31. Z-buffer Performance • Brute-force image-space algorithm scores best for complex scenes – not very accurate but is easy to implement and is very general. • Working set size: O(1) • Storage overhead: O(1) • Time to resolve visibility to screen precision: O(n) • Overdraw: maximum • But even O(n) is now intolerable! Graphics

  32. Example Architectural scenes Here there can be an enormous amount of occlusion Graphics

  33. Occlusion at various levels Graphics

  34. A B C D E Cells & Portals (object-space) D F • Model scene as a graph: • Nodes: Cells (or rooms) • Edges: Portals (or doors) • Graph gives us: • Potentially visible set • Superset of visible polygons • Room to room visibility • Not a complete solution ! C B E A G Graphics

  35. Example Application : Quake game engine • Calculates visibility separately for environment and objects. • Environment • Use portals to determine potentially visible set • Use BSP-tree to order polygons front-back. • Scan-convert polygons maintaining order. Graphics

  36. Example : Quake Game Engine • Scan converting polygons • Maintain front-back ordering. • Use visibility mask on scanline. F • - Create active edge list for polygons F & B. • - Write in front-back order. • Mask values once written to buffer. • Write colour to framebuffer • - Write z to z-buffer Scanline B Graphics

  37. Example : Quake Game Engine • Calculates visibility separately for environment and objects. • Environment • Use portals to determine potentially visible set • Use BSP-tree to order polygons front-back. • Scan-convert polygons maintaining order. • Maintain colour and z buffers. • Objects. • Use Z-buffer from environment stage. Graphics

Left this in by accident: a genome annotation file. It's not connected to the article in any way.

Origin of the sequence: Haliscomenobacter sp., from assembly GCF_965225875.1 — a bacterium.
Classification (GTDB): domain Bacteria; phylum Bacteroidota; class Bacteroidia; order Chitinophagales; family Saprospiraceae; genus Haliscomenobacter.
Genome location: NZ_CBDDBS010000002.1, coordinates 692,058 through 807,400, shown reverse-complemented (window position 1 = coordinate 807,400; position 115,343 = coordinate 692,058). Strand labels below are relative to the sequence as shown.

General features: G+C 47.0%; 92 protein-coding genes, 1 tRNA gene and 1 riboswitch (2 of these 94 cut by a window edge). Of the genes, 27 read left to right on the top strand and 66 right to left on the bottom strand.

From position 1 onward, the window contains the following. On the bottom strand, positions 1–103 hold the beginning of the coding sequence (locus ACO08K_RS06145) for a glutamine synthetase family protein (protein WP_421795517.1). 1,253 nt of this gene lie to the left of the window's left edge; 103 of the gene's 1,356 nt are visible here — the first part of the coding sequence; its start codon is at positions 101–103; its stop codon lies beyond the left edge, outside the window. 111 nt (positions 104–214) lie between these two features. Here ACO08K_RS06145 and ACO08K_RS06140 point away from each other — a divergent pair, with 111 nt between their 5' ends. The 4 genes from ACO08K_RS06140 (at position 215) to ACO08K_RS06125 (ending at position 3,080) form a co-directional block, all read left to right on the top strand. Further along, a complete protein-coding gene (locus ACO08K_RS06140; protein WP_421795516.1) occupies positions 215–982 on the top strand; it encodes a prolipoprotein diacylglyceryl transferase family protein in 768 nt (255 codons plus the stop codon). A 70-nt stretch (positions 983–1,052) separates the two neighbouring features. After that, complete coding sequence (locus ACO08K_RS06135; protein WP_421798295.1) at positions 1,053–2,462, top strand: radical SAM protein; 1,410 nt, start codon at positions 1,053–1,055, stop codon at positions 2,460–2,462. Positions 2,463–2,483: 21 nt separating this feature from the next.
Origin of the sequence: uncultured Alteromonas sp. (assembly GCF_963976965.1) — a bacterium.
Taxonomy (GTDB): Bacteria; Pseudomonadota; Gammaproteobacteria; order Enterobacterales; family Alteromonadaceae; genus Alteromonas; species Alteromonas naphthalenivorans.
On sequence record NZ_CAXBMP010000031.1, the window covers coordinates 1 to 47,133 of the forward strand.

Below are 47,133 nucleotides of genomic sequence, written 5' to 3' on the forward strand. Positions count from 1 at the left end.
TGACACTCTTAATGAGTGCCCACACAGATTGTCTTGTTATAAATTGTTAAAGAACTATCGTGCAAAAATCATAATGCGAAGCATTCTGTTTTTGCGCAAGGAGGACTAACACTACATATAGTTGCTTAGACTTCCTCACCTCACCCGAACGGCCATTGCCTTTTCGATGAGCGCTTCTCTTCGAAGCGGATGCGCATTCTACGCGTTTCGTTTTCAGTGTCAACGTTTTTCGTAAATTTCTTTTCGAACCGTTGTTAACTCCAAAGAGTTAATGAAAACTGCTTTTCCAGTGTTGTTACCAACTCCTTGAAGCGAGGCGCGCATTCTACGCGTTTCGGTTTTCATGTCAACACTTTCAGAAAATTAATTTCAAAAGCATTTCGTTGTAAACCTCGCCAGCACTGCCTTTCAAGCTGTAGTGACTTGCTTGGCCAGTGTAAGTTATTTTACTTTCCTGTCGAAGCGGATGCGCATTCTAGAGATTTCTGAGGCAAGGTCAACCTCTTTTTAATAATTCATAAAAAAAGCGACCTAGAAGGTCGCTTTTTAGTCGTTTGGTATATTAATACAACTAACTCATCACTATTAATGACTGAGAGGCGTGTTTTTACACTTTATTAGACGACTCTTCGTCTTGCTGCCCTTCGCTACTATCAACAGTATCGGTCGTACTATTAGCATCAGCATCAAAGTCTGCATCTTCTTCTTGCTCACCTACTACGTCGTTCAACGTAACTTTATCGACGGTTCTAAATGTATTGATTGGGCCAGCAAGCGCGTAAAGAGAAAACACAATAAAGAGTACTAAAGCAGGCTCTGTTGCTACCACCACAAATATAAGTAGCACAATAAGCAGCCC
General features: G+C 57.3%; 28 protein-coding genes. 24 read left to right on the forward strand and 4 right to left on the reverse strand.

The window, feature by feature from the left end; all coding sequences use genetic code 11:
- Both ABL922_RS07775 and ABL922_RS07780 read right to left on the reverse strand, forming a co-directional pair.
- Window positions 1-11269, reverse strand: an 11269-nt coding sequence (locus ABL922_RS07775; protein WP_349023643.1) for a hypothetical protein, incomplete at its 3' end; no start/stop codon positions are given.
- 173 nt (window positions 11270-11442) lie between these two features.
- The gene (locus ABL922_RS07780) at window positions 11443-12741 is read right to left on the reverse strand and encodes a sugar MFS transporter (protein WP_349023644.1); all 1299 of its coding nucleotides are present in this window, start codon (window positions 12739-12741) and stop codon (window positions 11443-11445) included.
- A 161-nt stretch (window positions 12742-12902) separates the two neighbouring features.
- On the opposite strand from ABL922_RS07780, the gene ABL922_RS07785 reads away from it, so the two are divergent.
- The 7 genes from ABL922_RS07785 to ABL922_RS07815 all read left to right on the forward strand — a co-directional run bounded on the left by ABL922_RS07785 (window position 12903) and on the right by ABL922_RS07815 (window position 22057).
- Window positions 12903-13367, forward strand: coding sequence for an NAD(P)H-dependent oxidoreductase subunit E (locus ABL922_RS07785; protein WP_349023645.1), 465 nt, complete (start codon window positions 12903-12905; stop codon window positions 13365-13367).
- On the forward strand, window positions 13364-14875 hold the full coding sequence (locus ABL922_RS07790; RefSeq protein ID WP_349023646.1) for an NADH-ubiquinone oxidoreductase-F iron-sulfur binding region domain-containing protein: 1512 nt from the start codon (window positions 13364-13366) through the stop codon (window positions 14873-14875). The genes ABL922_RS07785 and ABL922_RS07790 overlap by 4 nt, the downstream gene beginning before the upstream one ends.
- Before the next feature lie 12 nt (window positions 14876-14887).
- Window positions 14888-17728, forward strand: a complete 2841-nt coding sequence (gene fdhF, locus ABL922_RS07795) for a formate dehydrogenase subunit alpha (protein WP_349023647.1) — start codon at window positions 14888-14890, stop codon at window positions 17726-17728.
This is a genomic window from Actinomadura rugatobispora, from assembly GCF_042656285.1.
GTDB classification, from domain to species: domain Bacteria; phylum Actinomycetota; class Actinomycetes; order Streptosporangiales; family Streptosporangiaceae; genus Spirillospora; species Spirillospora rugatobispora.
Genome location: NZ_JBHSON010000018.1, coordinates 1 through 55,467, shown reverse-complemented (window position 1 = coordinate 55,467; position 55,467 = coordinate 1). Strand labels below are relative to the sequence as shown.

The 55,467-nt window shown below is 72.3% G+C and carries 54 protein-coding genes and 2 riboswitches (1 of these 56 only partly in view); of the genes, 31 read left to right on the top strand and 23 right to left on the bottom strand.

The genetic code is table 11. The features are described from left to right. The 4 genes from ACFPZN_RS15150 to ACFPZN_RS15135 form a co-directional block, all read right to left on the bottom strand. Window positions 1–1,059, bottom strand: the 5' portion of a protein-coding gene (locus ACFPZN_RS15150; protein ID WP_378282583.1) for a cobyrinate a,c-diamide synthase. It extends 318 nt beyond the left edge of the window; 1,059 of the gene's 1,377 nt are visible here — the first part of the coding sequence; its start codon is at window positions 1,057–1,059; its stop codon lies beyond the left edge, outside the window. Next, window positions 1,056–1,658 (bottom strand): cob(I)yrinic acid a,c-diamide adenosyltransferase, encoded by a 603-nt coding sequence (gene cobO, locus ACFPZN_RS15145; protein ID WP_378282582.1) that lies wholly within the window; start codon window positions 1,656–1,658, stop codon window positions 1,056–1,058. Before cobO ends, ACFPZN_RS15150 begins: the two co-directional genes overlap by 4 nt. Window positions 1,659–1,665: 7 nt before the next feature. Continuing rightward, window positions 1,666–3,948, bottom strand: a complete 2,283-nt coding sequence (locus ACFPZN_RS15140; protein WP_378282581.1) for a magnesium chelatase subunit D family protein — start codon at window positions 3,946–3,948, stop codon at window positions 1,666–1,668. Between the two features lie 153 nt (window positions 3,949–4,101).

38. Other Applications • Outdoor environments: • Urban regions, forests, natural scenes in general • Or very complex assemblies: mechanical CAD parts (Boeing 777 engine block) • Molecular visualization Very hard and still not solved problem Graphics

  39. Z-Buffer & BSP Not Only Approaches • Other approaches: • Depth sort – Newell, Newell & Sancha • Scan-line algorithms • Weiler-Atherton subdivision on polygon edges Graphics

  40. Visible Surfaces - Summary • Visible and Hidden Surfaces • Z-Buffering • BSP • Acknowledgments - thanks to Eric McKenzie, Edinburgh, from whose Graphics Course some of these slides were adapted. Graphics